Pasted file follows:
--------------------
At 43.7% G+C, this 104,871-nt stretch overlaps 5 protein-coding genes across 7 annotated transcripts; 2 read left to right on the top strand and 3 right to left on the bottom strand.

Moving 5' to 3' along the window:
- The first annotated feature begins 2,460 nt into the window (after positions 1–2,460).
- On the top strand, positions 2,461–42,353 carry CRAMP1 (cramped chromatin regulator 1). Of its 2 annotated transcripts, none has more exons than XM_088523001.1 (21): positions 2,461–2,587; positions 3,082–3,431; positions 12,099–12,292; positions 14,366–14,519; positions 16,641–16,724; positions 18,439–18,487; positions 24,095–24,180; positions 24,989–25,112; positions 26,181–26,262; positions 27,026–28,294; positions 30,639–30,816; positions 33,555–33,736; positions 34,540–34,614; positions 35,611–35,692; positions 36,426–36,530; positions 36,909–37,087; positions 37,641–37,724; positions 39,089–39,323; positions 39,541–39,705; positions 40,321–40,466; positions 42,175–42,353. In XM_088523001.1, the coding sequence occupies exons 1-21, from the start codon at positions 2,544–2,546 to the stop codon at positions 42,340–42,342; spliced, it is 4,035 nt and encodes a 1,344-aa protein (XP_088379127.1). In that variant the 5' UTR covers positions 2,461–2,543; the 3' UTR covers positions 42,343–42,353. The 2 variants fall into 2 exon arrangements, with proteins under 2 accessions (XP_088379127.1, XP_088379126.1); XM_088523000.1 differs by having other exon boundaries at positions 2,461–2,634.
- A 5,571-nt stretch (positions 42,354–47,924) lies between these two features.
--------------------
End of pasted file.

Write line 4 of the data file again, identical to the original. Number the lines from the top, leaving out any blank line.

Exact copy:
- On the top strand, positions 2,461–42,353 carry CRAMP1 (cramped chromatin regulator 1). Of its 2 annotated transcripts, none has more exons than XM_088523001.1 (21): positions 2,461–2,587; positions 3,082–3,431; positions 12,099–12,292; positions 14,366–14,519; positions 16,641–16,724; positions 18,439–18,487; positions 24,095–24,180; positions 24,989–25,112; positions 26,181–26,262; positions 27,026–28,294; positions 30,639–30,816; positions 33,555–33,736; positions 34,540–34,614; positions 35,611–35,692; positions 36,426–36,530; positions 36,909–37,087; positions 37,641–37,724; positions 39,089–39,323; positions 39,541–39,705; positions 40,321–40,466; positions 42,175–42,353. In XM_088523001.1, the coding sequence occupies exons 1-21, from the start codon at positions 2,544–2,546 to the stop codon at positions 42,340–42,342; spliced, it is 4,035 nt and encodes a 1,344-aa protein (XP_088379127.1). In that variant the 5' UTR covers positions 2,461–2,543; the 3' UTR covers positions 42,343–42,353. The 2 variants fall into 2 exon arrangements, with proteins under 2 accessions (XP_088379127.1, XP_088379126.1); XM_088523000.1 differs by having other exon boundaries at positions 2,461–2,634.